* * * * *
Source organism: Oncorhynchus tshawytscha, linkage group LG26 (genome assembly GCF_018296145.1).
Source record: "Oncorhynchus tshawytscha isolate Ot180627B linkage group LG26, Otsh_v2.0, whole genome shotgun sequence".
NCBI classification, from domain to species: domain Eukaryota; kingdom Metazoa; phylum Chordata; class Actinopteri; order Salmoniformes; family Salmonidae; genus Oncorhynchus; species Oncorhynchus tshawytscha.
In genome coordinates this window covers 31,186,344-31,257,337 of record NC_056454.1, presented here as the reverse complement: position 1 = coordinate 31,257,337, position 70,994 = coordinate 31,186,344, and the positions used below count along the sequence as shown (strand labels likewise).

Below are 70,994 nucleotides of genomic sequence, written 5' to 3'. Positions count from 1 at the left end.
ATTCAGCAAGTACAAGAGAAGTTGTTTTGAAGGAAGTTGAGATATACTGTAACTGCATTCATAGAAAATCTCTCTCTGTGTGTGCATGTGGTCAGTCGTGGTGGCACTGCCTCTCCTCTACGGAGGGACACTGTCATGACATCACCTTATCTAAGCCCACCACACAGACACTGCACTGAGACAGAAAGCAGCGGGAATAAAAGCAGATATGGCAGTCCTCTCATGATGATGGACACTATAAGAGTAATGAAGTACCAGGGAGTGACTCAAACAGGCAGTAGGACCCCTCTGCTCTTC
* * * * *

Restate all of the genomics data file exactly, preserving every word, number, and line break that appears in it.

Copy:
Source organism: Oncorhynchus tshawytscha, linkage group LG26 (genome assembly GCF_018296145.1).
Source record: "Oncorhynchus tshawytscha isolate Ot180627B linkage group LG26, Otsh_v2.0, whole genome shotgun sequence".
NCBI classification, from domain to species: domain Eukaryota; kingdom Metazoa; phylum Chordata; class Actinopteri; order Salmoniformes; family Salmonidae; genus Oncorhynchus; species Oncorhynchus tshawytscha.
In genome coordinates this window covers 31,186,344-31,257,337 of record NC_056454.1, presented here as the reverse complement: position 1 = coordinate 31,257,337, position 70,994 = coordinate 31,186,344, and the positions used below count along the sequence as shown (strand labels likewise).

Below are 70,994 nucleotides of genomic sequence, written 5' to 3'. Positions count from 1 at the left end.
ATTCAGCAAGTACAAGAGAAGTTGTTTTGAAGGAAGTTGAGATATACTGTAACTGCATTCATAGAAAATCTCTCTCTGTGTGTGCATGTGGTCAGTCGTGGTGGCACTGCCTCTCCTCTACGGAGGGACACTGTCATGACATCACCTTATCTAAGCCCACCACACAGACACTGCACTGAGACAGAAAGCAGCGGGAATAAAAGCAGATATGGCAGTCCTCTCATGATGATGGACACTATAAGAGTAATGAAGTACCAGGGAGTGACTCAAACAGGCAGTAGGACCCCTCTGCTCTTC